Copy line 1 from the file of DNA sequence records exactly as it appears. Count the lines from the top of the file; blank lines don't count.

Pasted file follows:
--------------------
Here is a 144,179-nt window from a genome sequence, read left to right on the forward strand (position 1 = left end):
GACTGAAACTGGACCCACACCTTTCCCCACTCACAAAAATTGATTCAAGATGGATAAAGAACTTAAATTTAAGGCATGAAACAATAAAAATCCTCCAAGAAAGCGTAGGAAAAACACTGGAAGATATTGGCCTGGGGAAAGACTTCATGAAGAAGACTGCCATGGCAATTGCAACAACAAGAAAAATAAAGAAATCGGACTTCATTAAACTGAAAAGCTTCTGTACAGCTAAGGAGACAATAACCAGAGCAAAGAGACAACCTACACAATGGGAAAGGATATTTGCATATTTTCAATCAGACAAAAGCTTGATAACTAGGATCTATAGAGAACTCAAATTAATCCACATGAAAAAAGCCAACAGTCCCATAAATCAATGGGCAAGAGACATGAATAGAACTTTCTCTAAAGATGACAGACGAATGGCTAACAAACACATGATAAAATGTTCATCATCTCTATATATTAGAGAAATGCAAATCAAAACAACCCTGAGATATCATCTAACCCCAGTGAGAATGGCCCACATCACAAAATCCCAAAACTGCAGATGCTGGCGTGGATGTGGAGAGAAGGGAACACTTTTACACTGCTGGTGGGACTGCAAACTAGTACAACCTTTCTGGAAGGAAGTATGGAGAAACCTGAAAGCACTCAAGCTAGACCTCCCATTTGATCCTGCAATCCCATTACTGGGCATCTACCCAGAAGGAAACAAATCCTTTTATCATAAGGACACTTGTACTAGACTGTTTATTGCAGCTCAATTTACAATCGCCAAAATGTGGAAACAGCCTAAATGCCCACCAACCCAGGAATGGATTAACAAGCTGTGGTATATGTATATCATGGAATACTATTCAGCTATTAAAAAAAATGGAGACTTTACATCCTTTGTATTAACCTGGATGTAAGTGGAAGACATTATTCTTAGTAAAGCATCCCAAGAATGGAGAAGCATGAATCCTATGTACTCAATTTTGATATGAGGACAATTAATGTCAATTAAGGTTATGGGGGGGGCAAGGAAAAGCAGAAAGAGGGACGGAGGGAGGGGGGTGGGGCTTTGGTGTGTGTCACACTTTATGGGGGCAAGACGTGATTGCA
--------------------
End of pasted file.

Here is a 144,179-nt window from a genome sequence, read left to right on the forward strand (position 1 = left end):